It has been said that caregivers are the “unsung heroes of the healthcare system”. They do so much but are rarely celebrated for their hard work. Because of the demands of caregiving, stress, and exhaustion are often part of the role. When left unaddressed, this can lead to caregiver burnout.

Learning to spot the signs and symptoms of caregiver burnout is important. We discuss caregiver stress and burnout and how to cope with the emotional toll of caregiving.

Common Problems Caregivers Face

Caregiving duties can be overwhelming. Whether you are a family caregiver taking care of a loved one or a professional caregiver, challenges are inevitable.

Some of the problems caregivers face include:

Physical exhaustion

The daily tasks of caring for another person take a toll on the body. Sleep deprivation and neglecting the body’s needs can further cause physical exhaustion.

Emotional strain

Without proper support, caregiving can cause anxiety and depression. It is vital for caregivers to have a healthy support system and seek caregiver counseling when they need to.

Financial problems

Out-of-pocket expenses can be expected when taking care of a loved one. If you are not prepared, this can cause a strain on your finances. Caregiver duties can also prevent you from working, affecting your income.

What Is Caregiver Burnout?

Caregivers who experience long bouts of fatigue and exhaustion are at risk of caregiver burnout. This is a state of physical, emotional, and mental exhaustion that happens if your needs have been neglected for a long time.

Those who are caring for a spouse can also experience caregiver-spouse burnout. According to one study, women caregivers who are taking care of their spouses have been found to experience more stress than those caring for a parent.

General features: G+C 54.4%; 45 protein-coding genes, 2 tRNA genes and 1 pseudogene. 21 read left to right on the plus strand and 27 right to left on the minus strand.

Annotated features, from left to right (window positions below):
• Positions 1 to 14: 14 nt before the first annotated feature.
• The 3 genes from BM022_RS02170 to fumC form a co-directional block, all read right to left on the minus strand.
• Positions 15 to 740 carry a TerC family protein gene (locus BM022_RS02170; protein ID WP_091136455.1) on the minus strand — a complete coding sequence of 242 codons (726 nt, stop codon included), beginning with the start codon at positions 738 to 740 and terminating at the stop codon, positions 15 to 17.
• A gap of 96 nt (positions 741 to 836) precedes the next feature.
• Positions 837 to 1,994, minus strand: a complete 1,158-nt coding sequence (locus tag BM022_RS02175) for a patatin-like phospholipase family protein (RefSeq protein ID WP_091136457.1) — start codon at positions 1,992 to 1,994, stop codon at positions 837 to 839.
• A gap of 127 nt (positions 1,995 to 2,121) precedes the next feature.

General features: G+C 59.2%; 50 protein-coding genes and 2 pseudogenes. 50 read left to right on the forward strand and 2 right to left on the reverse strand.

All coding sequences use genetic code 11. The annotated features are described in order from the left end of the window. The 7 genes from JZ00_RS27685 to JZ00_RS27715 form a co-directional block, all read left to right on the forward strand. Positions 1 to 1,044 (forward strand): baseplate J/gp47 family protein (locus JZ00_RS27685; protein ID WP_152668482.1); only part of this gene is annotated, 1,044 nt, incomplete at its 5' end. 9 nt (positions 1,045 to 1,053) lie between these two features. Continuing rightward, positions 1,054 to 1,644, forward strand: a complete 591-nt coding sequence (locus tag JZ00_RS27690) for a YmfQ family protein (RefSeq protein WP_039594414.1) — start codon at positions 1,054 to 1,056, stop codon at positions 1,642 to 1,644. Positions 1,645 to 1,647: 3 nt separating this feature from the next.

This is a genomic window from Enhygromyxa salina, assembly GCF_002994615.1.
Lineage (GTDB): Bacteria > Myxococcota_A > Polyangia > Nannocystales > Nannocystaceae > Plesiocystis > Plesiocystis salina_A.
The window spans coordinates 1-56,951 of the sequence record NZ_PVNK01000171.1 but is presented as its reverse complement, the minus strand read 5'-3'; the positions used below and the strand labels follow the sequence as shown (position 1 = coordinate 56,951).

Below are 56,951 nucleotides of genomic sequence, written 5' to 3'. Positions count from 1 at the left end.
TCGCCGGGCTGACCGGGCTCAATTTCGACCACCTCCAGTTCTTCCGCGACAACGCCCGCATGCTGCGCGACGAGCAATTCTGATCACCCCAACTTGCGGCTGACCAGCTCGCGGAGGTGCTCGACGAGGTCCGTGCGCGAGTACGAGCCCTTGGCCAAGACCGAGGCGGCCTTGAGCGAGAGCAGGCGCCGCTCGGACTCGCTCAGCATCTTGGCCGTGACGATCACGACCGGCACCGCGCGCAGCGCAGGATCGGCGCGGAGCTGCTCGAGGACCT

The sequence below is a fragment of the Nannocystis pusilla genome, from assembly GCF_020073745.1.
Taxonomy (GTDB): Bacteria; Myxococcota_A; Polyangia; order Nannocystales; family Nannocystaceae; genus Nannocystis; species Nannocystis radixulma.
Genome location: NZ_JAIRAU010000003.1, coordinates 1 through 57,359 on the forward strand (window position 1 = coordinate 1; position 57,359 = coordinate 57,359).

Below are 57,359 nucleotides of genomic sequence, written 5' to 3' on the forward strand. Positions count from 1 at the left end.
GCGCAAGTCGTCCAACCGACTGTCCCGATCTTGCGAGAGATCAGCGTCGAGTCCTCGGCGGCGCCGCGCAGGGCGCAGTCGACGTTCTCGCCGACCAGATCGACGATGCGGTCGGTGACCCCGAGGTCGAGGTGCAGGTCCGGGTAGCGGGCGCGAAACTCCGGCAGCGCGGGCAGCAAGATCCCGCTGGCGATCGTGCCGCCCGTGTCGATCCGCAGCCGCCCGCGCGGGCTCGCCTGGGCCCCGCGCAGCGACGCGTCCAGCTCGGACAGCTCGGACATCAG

Ongoing caregiver support is necessary to maintain a healthy and balanced relationship.

Symptoms of Caregiver Burnout

To prevent burnout from worsening, it is crucial to address burnout before it turns into a crisis. Keep an eye out for symptoms that signal your mind and body might need to take a break.

Physical symptoms of caregiver burnout:

  • feeling tired and exhausted
  • having difficulties sleeping
  • gaining or losing weight
  • constant headaches
  • stomach problems (indigestion, diarrhea, constipation)
  • weakened immune system

Emotional symptoms of caregiver burnout:

  • being easily irritated
  • feeling resentful about your situation
  • wanting to isolate from friends
  • increased anxiety and sadness
  • feeling hopeless and depressed

Mental symptoms of caregiver burnout:

  • having trouble concentrating
  • difficulties making decisions
  • having thoughts of self-harm
  • negative feelings toward the job

Signs of Caregiver Fatigue

When everyday demands become too overwhelming, caregiver fatigue can set in. The body and mind won’t be able to function optimally. Someone who is experiencing caregiver fatigue will exhibit signs of irritability, anxiety, and depression. Physical changes and medical issues can also start emerging.

Another type of fatigue to watch out for is compassion fatigue. This is considered a secondary traumatic stress disorder that results in indifference, pessimism, and apathy. Caregivers who experience compassion fatigue will have a weakened sense of empathy for the people they are caring for.

If you notice signs of fatigue or burnout in your family caregiver, have a talk with them about their current emotional state. They may be overwhelmed with their duties and just need a temporary break. Offer respite and help them seek counseling if necessary.

If your caregiver is hired through an agency, it is best to call the company to share your observations. You may need to ask for a replacement if the caregiver isn’t able to provide caregiving services in a professional and supportive manner.

What Is Caregiver Remorse?

Caregiver remorse is a common phenomenon that happens mostly to family caregivers. They can experience a deep sense of regret or guilt that stems from feelings of inadequacy. Despite handling all the tasks, you feel like you are not doing enough.

In turn, this can manifest into negative self-talk and increased sadness, which contributes to caregiver burnout.